Targeted Investigational Therapy Has Potential to Overcome Crizotinib Resistance in Lung Cancers
October 20, 2013
BOSTON — PF-06463922, an investigational drug being developed by Pfizer Inc., has the potential to become a new treatment option for patients who have lung cancer harboring abnormalities in the ALK gene, according to preclinical results presented here at the AACR-NCI-EORTC International Conference on Molecular Targets and Cancer Therapeutics, held Oct. 19–23.
About 3 to 5 percent of lung cancers harbor ALK gene abnormalities. The drug crizotinib (Xalkori), which blocks ALK protein kinase activity, was approved in August 2011 by the U.S. Food and Drug Administration for the treatment of patients who have these lung cancers. Although robust responses to crizotinib are observed for lung cancers harboring ALK gene abnormalities, the majority eventually become resistant to the effects of the drug. In many cases, resistance arises because of genetic mutations in ALK.
“Resistance to targeted therapies such as crizotinib is a major challenge when treating patients with cancer,” said Tod Smeal, Ph.D., associate research fellow in the Oncology Research Unit at Pfizer Inc. in San Diego, Calif. “Our goal is to take advantage of everything we have learned about designing drugs that target kinases like ALK and the ways in which lung cancers become resistant to crizotinib to develop the best next-generation ALK inhibitor we can.
“Our preclinical studies suggest that we are making progress toward achieving our goal: PF-06463922 has potent ALK-inhibiting activity, it is capable of inhibiting all the crizotinib-resistant ALK mutants so far detected in patients, and it can efficiently access the brain. We are excited about these preclinical results and very hopeful that they will translate into meaningful responses in the clinic.”
After carefully designing PF-06463922, Smeal and colleagues first showed in cell assays that it potently inhibited the activity of ALK and all eight of the mutant forms of ALK known to cause resistance to crizotinib in patients with lung cancer. They then showed that PF-06463922 inhibited the growth of tumors harboring three of the crizotinib-resistant ALK mutants, including the most resistant ALK mutant, G1202R, in mice.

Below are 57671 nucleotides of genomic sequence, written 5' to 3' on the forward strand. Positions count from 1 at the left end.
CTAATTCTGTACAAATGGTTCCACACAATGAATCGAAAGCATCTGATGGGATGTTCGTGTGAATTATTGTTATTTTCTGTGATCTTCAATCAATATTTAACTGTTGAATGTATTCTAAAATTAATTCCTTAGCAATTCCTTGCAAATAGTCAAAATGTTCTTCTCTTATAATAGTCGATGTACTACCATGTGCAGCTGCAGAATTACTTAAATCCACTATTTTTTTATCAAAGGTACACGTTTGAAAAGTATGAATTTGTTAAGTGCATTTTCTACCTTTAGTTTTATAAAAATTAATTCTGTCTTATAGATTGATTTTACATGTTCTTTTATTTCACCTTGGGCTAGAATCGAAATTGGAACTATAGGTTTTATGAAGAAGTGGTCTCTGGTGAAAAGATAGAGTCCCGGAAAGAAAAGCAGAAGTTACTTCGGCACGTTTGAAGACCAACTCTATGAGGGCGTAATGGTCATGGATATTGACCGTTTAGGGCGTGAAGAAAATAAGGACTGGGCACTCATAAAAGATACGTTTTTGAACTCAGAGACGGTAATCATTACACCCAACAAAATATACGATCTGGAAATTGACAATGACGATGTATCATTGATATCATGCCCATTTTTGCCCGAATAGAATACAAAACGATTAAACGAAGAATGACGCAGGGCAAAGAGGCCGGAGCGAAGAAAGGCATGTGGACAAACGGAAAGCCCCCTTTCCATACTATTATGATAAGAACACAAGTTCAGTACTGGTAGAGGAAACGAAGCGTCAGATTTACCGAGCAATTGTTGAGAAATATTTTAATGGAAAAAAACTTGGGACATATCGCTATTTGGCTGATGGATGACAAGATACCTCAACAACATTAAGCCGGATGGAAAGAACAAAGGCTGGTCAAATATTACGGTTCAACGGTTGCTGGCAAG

Further analysis indicated that PF-06463922 readily entered the brains of mice, rats, and dogs. In mice, levels of PF-06463922 in the brain were 20-30 percent of levels of PF-06463922 in the blood. This is potentially clinically relevant because a significant number of lung cancer patients will develop brain metastasis during the course of their disease, according to Smeal, although he noted that it will be important to see if these results in animals hold true in humans.
Smeal and colleagues also found that PF-06463922 potently inhibited the protein ROS1, a close relative of ALK recently implicated in a number of cancer types, including some lung and brain cancers. Further, PF-06463922 had antitumor effects in two mouse models of cancers driven by ROS1 gene abnormalities, leading the researchers to suggest that PF-06463922 has potential as a treatment for this subgroup of cancers, in addition to its promise as a new treatment for ALK-driven cancers.
Smeal is an employee of Pfizer Inc., which funded the study.
The 2013 International Conference on Molecular Targets and Cancer Therapeutics is being co-hosted by the American Association for Cancer Research (AACR), the National Cancer Institute (NCI), and the European Organisation for Research and Treatment of Cancer (EORTC).